Critical Realism Life and Form Avant garde Art and Life

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007 Ludwig Mies Riehl House Potsdam Neubabelsberg,1906 7 entrance from the upper walled garden. 008 Ludwig Mies at the Riehl house ca 1912, Riehl House Country In 1906 Bruno Paul recommended Mies to the philosopher Alois Riehl. and his wife Sophie who were looking to build a quiet house for. summers weekends and their imminent retirement in the fashionable. Whereas the neighbouring villas were built as Italian or German Re. naissance icons set within miniature picturesque gardens the Riehl. House was designed by Mies as a simple neo Biedermeier block. became the locus for an alternative way of life Critical of placing. houses as features in the centre of their lots and treating the garden. as a residual fragment of a picturesque landscape Muthesius argued. House Critical Realism Berlin suburb of Potsdam Neubabelsberg 008 Riehl was a celebrat. ed professor of philosophy at the Friedrich Wilhelm University in. Berlin and the Riehls became Mies s first patrons Although the. adapted to the local vernacular Its rectangular mass of light ochre. stucco was surmounted by a steeply peaked gable roof with eyebrow. dormers 007 010 012 Devoid of superfluous ornament the house. that gardens should be designed to be lived in They should be open. air equivalents to living rooms that could be used for dining bathing. and even sleeping 016 The Riehl House was included in the second. reasons for the clients trust in this relatively untested young man was defined by the tautness and geometric clarity of its volumes and edition of Muthesius s book Landhaus und Garten Country House. remain unclear Mies was sufficiently confident in his experience to the robust detailing of its balconies windows and doors Ornament and Garden in 1910 3. take up the challenge Like the architect the Riehls were clearly aware was reserved for the centre of the entrance front which features an. of the reform movements then influencing the design of housing and elegant stucco interlace of wreaths On the interior bright simple The functional reciprocity between inside and outside was to be. the applied arts but they eschewed the idea of marrying art and life rooms were well proportioned constructed of modest yet durable matched formally by subsuming both building and garden within an. an idea that had underpinned Jugendstil s efforts to increase the materials they were well built yet spare For all its studied modesty overarching architectural unity 009 The garden reform movement. sensuous pleasure of everyday experience They also eschewed the and simplicity however the house is remarkably subtle and complex promoted an architectonic garden which featured axial planning. pursuit of a total work of art Rather the couple took a more ascetic geometric planting and lattice trellises that made the garden more. approach similar to the sober and practical Arts and Crafts movement Rotated on the site and pushed to one side the building does not face architectural At the same time natural species sturdy perennials and. in England They embraced the idea of the country house as a build the street directly but rather recedes to make room for a formal ivy were reintroduced into common use to display nature s wildness. ing type directed at achieving a healthy and calm way of life lived on flower garden which serves as a space of reception and orientation against the foil of mathematical form This kind of garden was devel. the land The house was to provide not only an antidote to the con As a result the path leading from the street to the house first offers a oped in Germany by Paul Schultze Naumburg 1869 1949 as well as. gested and insalubrious metropolis but also an alternative to the panoramic view of the landscape beyond The level plane on which Muthesius and in Austria by Joseph Maria Olbrich 1867 1908 and. typical suburban villa it was to provide a place in which life and both house and garden sit was created by terracing the site which Josef Hoffmann 1870 1956. conversation could freely unfold slopes dramatically down towards the picturesque Lake Griebnitz and. the extensive landscape park of Potsdam While the long axis of the Writing just after the turn of the century Muthesius recognized that. The Riehls relationship with Mies went much further than is typical formal garden links the street with the distant view the cross axis the country house was still too expensive to be available to anyone. of the client architect relationship for they treated him as a son They leads on the left to the entrance of the house and on the right to the but the elite Its dissemination would come in time but was contingent. nurtured his personal intellectual development sent him on a study stairway and lower gardens on the reform of land tenure the end of land speculation improve. trip to Italy and introduced him to intellectual society in Berlin Through ments to transportation especially the railway and the integration. them Mies also developed a close friendship with Alois Riehl s pro The site s design exemplified the planning principles promoted for of industrialized methods of house construction Given the opportu. t g Eduard Spranger whom the couple also considered an adopted country houses by Hermann Muthesius who had studied the emer nity to organize a model housing estate for the German Werkbund in. son 1 The house completed in 1907 proved to be a remarkably ac gence of the type in England and its suitability for Germany 015 1927 the famous Weissenhofsiedlung in Stuttgart Mies initially. complished debut for a twenty year old from the provinces who lacked Muthesius characterized metropolitan life in terms of hotel living envisioned an entire fabric of country houses with integrated gardens. higher education and had barely two years in Berlin Dependent on congestion disorder and alienation from the land In contrast the for middle class families. existing conventions it was nevertheless an ingenious transformation country house offered landownership clean air quiet and a calm. of precedents and contained many ideas that Mies would develop in setting for personal and family life He favoured spending evenings Although scholars and critics have paid little attention to Mies s gar. new directions later The house was immediately published and rec at home playing the piano over attending concerts as more educa dens some even edited them out of photographs and drawings. ognized by critics 2 tional and character building For the bourgeoisie the country house Barry Bergdoll recently showed how profoundly important they were. 20 Critical Realism Life and Form Riehl House Country House Critical Realism 21. 009 Riehl House site plan with ground floor plan,010 Riehl House view from street. 011 Riehl House view from the lower garden,012 Riehl House ground and upper floor plans. 013 Karl Foerster autochrome of the Riehl House garden. terrace and panorama beyond published in his Winter. harte Bl tenstauden und Str ucher der Neuzeit,Hardy Blooming Shrubs and Bushes for Today 1911.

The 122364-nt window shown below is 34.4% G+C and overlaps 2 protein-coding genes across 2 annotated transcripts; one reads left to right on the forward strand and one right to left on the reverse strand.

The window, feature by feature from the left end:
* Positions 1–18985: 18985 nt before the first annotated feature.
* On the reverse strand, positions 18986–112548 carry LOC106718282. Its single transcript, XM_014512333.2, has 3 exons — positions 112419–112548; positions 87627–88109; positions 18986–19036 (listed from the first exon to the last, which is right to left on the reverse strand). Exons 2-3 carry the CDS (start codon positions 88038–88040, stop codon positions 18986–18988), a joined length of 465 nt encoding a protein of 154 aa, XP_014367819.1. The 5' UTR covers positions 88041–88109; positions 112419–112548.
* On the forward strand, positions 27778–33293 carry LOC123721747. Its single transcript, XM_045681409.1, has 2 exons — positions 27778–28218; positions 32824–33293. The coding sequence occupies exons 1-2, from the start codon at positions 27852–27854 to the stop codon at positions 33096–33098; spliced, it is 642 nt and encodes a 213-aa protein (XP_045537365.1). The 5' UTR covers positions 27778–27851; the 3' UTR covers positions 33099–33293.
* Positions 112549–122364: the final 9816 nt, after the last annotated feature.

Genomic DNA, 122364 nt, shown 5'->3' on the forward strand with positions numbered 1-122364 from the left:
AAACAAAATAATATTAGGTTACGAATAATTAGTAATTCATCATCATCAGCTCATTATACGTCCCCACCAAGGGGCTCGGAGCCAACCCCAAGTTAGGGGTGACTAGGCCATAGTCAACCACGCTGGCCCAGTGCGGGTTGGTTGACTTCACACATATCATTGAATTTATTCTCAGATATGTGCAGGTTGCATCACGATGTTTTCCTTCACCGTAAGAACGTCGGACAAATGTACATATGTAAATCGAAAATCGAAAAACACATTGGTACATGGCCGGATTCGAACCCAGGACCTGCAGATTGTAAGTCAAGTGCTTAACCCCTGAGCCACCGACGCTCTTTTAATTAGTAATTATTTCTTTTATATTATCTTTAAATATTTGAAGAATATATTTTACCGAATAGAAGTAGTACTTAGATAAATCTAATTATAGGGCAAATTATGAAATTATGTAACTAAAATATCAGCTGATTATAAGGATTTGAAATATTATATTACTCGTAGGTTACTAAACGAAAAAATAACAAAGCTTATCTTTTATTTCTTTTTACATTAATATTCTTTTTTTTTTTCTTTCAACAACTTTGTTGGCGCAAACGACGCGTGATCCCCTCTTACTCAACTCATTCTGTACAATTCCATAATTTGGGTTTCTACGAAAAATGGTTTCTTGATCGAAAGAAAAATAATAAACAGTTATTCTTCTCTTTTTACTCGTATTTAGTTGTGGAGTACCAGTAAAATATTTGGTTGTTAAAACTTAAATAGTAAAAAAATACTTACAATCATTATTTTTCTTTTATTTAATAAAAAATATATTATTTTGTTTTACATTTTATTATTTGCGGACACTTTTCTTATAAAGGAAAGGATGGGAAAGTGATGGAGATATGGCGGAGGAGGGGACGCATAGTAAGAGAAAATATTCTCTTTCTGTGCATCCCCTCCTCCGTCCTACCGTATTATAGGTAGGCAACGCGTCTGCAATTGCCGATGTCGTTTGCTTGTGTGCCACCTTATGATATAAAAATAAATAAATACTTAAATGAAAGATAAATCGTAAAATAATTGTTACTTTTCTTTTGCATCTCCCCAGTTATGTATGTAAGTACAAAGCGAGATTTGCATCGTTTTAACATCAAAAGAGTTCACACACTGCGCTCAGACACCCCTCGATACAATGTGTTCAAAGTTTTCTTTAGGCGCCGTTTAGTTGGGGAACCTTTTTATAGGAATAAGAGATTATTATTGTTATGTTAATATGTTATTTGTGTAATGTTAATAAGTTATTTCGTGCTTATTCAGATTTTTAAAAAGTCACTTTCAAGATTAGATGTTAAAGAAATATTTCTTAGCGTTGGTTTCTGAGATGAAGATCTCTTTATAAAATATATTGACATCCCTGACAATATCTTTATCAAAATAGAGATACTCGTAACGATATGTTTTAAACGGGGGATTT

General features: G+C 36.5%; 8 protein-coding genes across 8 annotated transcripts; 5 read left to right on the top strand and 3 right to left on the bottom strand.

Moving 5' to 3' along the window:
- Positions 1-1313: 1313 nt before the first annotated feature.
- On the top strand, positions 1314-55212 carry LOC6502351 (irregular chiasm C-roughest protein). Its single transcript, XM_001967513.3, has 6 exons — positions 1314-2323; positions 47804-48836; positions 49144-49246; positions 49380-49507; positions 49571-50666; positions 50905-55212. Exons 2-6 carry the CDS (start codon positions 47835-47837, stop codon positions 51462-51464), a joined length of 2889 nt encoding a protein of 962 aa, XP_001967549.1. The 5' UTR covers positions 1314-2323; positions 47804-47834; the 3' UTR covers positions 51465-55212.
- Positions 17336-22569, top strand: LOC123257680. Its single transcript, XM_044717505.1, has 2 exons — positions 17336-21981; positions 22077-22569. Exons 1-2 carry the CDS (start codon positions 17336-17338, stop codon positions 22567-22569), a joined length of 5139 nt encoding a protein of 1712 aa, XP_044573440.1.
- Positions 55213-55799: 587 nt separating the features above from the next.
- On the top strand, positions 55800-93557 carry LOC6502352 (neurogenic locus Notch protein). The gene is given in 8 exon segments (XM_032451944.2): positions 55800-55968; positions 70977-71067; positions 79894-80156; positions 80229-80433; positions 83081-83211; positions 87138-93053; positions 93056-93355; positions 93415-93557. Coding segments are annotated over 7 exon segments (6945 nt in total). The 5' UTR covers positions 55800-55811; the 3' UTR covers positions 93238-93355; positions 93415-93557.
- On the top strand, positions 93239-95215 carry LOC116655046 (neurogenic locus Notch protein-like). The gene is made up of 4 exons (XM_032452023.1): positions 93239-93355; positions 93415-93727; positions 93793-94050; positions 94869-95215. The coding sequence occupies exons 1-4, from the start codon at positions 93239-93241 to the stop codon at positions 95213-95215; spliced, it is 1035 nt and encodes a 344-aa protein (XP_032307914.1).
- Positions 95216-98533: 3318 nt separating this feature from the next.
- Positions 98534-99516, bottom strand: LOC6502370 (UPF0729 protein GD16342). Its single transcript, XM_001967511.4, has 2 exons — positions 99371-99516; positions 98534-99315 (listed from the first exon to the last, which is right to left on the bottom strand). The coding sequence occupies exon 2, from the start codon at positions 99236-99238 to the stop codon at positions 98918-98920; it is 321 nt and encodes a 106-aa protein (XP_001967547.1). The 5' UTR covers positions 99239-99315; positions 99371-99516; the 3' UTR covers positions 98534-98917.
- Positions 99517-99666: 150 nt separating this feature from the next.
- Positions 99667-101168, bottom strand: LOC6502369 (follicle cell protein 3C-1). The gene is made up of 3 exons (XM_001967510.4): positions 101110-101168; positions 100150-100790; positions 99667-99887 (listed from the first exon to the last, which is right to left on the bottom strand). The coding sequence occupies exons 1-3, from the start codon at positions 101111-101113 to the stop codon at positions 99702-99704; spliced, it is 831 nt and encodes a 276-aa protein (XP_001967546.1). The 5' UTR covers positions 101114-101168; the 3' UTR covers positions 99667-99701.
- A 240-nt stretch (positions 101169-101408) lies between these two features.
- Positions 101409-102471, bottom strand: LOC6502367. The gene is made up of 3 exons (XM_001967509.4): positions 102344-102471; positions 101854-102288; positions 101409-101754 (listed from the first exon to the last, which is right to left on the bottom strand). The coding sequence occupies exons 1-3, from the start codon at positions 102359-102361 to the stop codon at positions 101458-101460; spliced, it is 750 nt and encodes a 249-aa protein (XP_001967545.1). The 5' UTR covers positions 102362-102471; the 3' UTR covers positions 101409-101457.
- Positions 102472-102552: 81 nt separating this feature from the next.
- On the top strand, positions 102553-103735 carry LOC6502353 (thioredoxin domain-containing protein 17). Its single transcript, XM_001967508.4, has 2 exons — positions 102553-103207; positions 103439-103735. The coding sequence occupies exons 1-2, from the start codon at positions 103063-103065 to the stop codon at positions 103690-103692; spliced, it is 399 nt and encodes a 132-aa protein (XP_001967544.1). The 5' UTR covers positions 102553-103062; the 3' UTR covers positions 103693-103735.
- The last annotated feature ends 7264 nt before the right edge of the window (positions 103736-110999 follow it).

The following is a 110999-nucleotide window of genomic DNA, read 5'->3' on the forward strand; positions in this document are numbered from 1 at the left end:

014 Riehl House view of central multipurpose hall ca 1907. 009 010 012, 22 Critical Realism Life and Form Riehl House Country House Critical Realism 23. 020 Ludwig Mies Bismarck Memorial project Deutsches Dank. German Gratitude Bingen 1910, 021 Ludwig Mies third from right at the studio of Peter Behrens. in Neubabelsberg ca 1910 Walter Gropius is on the far left. and Adolf Meyer is to his right, Bismarck Memorial Seeking to expand his practice beyond furniture and interiors to include. entire buildings Bruno Paul hired the architect Paul Thiersch 1879. 1928 to manage his studio in 1907 1 Thiersch came from a family of. infused its walls tables chairs and chandeliers with animate energies. while the crystalline lines of the music room inscribed it with a radiance. bursting from the surface of precious stones rich woods glass and. By 1905 the art critic Julius Meier Graefe 1867 1935 would recognize. that Behrens had launched a new Renaissance with his designs for. the Garden and Art Exhibition in D sseldorf 1904 the Northwest. Form and Space Munich architects and had been working in D sseldorf for Peter. Behrens whose new classicism had greatly impressed him 2 Like. Behrens Wilhelm Kreis 1873 1955 Fritz Schumacher 1869 1947. mirrors in a gesture of transformation from within Both vegetal and. crystalline geometries served to symbolize purity and regeneration. German Art Exhibition at Oldenburg 1904 5 023 024 and the read. ing room of the D sseldorf City Library 1904 This was not he said. a literal reprise of the Italian Renaissance nor an evocation of Rome. and other young architects Thiersch longed for a strong monumen When Behrens moved to D sseldorf in 1903 to direct its School of but the expression of a more universal classicism rational elemen. tal architecture that would be in tune with the rhythm of the times yet Applied Arts he abandoned Jugendstil with its organic allusions tal Sachlich objective 6 Heinrich W lfflin 1864 1945 suggested that. would fulfil a desire for antiquity s feeling for life reuniting spirit soul emphasis on uniqueness and craft and elite patronage Like others art developed historically by alternating between linear or geometric. and body in a way that had thus far eluded modern efforts Thiersch s he now sought a style that could be more readily generalized for the styles such as the Renaissance with its closed clear individuated but. own later work favoured the expression of powerful masses with growing middle class and more easily modernized using machine lifeless forms and painterly styles such as the Baroque with its open. smooth uninterrupted surfaces regulated by harmonic proportions assisted modes of manufacturing He turned to geometric construc ambiguous melded together and enlivened forms 7 The Viennese. Working under Thiersch s direction in Paul s studio Mies designed in tions patterns and modular systems subsuming all scales of artefacts historian Alois Riegl 1858 1905 concluded similarly that new styles. 1907 a pavilion for the Lawn Tennis Club in Berlin Zehlendorf 022 an under the regulative laws of number proportion and form typically begin with a geometric phase 8 Behrens focused on the. elegant essay on the archetypal primitive hut featuring a classical logic of composition which could be seen to underpin not only. prostylus beneath a shallow hip roof located at the edge of a wood Asked much later what he had learned from Behrens Mies replied the Vitruvian tradition but also the Gothic and Egyptian He developed. Not long afterwards Thiersch recommended Mies to Behrens whose In one sentence I could perhaps state that I have learned the great an astylar geometry that sought to be at once radically modern and. studio he joined in the fall of 1908 021 form 3 But what exactly did this mean The quest for the great form radically archaic sophisticated and primitive timeless and timely. astylar and universal had become a leitmotif for art at the turn of Extending his new paradigm beyond the domestic realm his exhibi. At the time Behrens was arguably the most important modernist of the century promising to unify all modes of cultural expression The tion grounds were even more ambitious in their projections of an. his generation in Germany not only a gifted artist but also an influ desire for such a unity was fuelled as we have seen by the formal artistic totality effectively transforming the crystal from a symbolic. ential teacher and polemicist Having moved to Berlin in 1907 to work affinities that had united neoclassical art architecture furniture in figure into a stereometric medium still charged with transformative. with the Allgemeine Elektricit ts Gesellschaft AEG Germany s teriors and urban design a century earlier around 1800 4 With this and transcendental powers The forms and dimensions of site works. general electrical company his studio quickly became the locus of precedent in mind Behrens developed a crystalline version of neo buildings furniture pergolas benches lamps and even plantings. the most progressive design in Germany and attracted talented young classicism using a homogeneous geometry to create entire worlds were assimilated into a single formal system a remarkable demon. architects including Walter Gropius 1883 1969 and Le Corbusier of pure architectonics and pure spirit Behrens directed the opening stration that the principles of the architectonic garden could be placed. who would soon even sooner than Mies emerge as key protagonists ceremony for the colony a mystic ritual written by Georg Fuchs in the service of a transcendental artistic totality. of an international modern movement 1868 1949 set on the great stairs of Joseph Maria Olbrich s central. hall and choreographed to a poem by Richard Dehmel 1863 1920 Behrens s system employed modularity and proportion continuities. Like Paul Behrens had started his career in painting graphic art and As the chorus chanted they were led down the stairs by an artist across scales and materials and sharp outlines of individuated geo. the decorative arts but he had moved into architecture by 1901 with prophet in a long flowing gown carrying a shrouded sign a great metric forms and elements all techniques that Mies would later use. the design of his own house in the Darmstadt Artists Colony The house crystal The crystal gave the catalytic mission of the Wohnreform Solid and heavy Behrens s elemental masses were rendered with. demonstrated that Behrens could break with stylistic precedent and movement its most rarefied and ambitious artistic formulation 5 such extreme tautness that they became schematic and paradoxi. Avant garde Art and Life 58 Glass Skyscraper New Beginnings 82 Good Forms for New Types 92 Esters and Lange Houses New Language 114 Weissenhofsiedlung Urban Montage Task Mastering Modernity 138 Barcelona Pavilion Spiritualizing Technology 168 Tugendhat House An Elevated Personal Life 182 Neue Wache In the World and Against It 194 Bauhaus Education 210 Reichsbank In Dark Times Organic